Picture Books in Ministry

We all learn through making connections. This very human strategy never ends. Ideas have to have something to attach to. The more attachments we can muster, the stronger the learning. Likewise, the more varied a concept’s attachments, the broader our understanding will be and the more likely we'll be able to generalize our learning to new situations. Repetition of ideas leads to deeper learning. Strong, broad, and deep learning occurs when concepts are easily and quickly accessed in a variety of situations even after a lengthy period of time. This kind of learning is the objective of all educators, including those who preach and teach sacred topics. 

Good teachers know we grow into theological and spiritual ideas so they hope their content will be recalled in all sorts of contexts. And we hope these concepts are part of a lifetime of strong, broad, and deep learning. When offering a holy story or scripture, we devise ways for expansion via revisiting central ideas through discussion, sermon, craft, games, etc. At PBT, I encourage you to reconsider the potential for the many riches of picture books. 

Picture books, especially secular ones, offer an infinite number of possibilities for theological expansion. Connections can easily be made between picture books (their concepts, plots, and characterizations) and the sacred ideas presented in settings as varied as churches, retreats, parochial & home schools, therapy context, and a family’s devotional time. 

In school, children are taught to find meaning in literature by making connections with the story and what they already know. When a picture book is presented to reinforce the understanding of a theological idea, we are offering an additional set of connectors for theological concepts. Often these connections are made easily because of the familiarity of concepts in picture books. Sometimes they are made in novel ways, thereby offering more breadth for better theological learning. Applications of these concepts are then broadened to different situations. Concrete examples of theological concepts are easily accessed because of the content of picture books is typically the "stuff of life," and sometimes prior experiences with a story already deeply ingrained into memory allows for even more meaningful learning.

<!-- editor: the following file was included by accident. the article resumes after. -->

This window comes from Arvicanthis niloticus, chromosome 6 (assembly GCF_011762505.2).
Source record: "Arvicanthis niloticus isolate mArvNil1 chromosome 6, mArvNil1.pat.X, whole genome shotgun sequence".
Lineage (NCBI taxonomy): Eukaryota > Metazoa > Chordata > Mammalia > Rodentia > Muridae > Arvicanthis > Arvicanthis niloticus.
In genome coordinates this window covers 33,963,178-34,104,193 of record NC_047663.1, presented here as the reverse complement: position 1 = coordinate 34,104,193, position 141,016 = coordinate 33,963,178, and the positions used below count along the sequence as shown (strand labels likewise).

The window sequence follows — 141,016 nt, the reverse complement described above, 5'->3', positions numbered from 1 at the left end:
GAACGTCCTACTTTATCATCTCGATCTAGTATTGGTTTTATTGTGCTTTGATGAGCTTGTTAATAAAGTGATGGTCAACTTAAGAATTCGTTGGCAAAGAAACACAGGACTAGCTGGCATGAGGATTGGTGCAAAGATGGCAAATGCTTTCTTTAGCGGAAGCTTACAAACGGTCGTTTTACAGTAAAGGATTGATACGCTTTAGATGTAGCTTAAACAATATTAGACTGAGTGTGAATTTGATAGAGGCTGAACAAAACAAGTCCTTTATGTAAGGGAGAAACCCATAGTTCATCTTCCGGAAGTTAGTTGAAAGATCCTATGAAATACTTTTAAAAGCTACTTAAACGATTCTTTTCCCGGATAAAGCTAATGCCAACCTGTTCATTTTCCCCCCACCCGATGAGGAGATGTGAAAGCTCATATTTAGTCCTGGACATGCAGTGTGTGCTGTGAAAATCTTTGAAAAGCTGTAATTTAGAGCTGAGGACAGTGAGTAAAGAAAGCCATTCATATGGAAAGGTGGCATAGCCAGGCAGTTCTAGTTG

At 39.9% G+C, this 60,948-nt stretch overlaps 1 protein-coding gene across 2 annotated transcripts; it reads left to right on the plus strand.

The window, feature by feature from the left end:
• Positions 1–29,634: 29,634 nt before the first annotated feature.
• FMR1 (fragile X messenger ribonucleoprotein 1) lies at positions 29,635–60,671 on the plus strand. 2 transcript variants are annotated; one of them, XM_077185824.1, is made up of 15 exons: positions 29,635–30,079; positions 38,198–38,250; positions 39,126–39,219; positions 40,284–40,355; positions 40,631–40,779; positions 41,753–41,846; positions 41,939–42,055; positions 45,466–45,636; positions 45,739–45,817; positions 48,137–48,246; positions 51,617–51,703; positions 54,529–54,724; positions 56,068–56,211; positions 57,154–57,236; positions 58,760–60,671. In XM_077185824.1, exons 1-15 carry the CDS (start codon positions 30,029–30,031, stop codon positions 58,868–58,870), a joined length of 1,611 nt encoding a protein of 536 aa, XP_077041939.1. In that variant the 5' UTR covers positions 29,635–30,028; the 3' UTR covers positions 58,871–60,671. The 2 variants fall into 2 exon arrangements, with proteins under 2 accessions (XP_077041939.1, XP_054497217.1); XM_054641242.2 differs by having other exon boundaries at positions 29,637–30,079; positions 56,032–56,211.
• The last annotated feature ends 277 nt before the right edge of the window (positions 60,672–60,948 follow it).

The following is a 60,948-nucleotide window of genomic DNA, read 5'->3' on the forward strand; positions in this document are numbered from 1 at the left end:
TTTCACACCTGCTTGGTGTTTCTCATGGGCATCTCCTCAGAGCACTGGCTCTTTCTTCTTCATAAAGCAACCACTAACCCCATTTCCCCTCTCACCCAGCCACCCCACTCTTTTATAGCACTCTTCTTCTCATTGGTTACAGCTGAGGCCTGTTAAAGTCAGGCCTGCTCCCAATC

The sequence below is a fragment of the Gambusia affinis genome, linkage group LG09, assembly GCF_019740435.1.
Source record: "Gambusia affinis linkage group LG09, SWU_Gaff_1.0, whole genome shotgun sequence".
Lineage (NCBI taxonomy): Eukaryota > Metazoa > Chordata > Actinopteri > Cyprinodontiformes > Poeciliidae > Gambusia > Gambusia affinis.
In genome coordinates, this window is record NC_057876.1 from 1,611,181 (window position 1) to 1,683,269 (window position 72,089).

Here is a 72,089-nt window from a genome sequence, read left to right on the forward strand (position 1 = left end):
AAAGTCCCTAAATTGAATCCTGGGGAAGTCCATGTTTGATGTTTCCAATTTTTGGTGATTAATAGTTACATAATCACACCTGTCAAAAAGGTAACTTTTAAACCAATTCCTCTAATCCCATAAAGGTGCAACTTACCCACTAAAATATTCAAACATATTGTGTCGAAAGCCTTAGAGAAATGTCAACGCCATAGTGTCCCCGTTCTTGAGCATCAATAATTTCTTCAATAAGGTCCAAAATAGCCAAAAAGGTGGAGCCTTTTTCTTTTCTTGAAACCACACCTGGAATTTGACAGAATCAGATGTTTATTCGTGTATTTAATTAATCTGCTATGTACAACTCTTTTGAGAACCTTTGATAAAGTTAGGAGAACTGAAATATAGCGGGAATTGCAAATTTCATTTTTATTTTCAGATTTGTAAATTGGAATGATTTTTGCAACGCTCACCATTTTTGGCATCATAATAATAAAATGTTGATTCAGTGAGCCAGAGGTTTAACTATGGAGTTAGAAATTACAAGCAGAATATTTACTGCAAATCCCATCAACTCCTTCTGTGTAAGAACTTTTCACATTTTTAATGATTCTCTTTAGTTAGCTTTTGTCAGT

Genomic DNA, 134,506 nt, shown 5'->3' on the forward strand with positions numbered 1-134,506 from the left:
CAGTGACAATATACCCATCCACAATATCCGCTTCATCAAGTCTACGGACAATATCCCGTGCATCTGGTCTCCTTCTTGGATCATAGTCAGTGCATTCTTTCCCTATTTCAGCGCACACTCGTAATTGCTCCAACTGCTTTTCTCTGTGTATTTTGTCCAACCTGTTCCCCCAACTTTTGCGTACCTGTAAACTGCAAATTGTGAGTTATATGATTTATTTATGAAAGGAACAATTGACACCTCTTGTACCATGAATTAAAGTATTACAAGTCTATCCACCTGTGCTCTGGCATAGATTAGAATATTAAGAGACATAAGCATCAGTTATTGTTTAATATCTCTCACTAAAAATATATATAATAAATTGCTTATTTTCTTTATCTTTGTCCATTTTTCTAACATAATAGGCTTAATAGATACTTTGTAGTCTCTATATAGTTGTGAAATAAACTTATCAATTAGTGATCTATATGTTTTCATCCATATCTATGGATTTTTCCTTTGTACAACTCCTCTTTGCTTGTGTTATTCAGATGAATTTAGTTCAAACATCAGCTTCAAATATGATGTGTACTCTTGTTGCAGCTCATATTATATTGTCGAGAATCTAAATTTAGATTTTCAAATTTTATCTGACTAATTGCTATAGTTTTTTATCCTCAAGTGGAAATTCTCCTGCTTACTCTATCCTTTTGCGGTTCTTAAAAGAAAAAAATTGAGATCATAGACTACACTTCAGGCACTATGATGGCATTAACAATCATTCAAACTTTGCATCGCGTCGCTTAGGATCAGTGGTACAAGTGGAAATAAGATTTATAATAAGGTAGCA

When thinking of much-loved picture books, the books we recall are often brimming with emotions. Underneath the emotions between the lines of those books, there is sometimes a personal connection with the story or a character. In these reading experiences, we learn a thing or two about being a more hopeful, more loving, more fully-human, and more godly person. In broad terms, isn’t that what growing theologically is all about?

Too often the activities we offer for building sacred learning are predictable, shallow, safe, unimaginative or hurried. Applications as simple as a paper craft (for children) or a rewording of the text (for adults) don’t encourage finding personal meaning and certainly not creative application when we are puzzled or stressed about what to do next in real life. Life lessons are not learned in superficial contexts! There must be surprise, empathy, passion, and even some soul-searching, struggle, and relearning. All of these processes can encourage fresh understanding as multiple connections are made between the Sacred, theological concepts, and the ideas and contexts found in well-chosen picture books.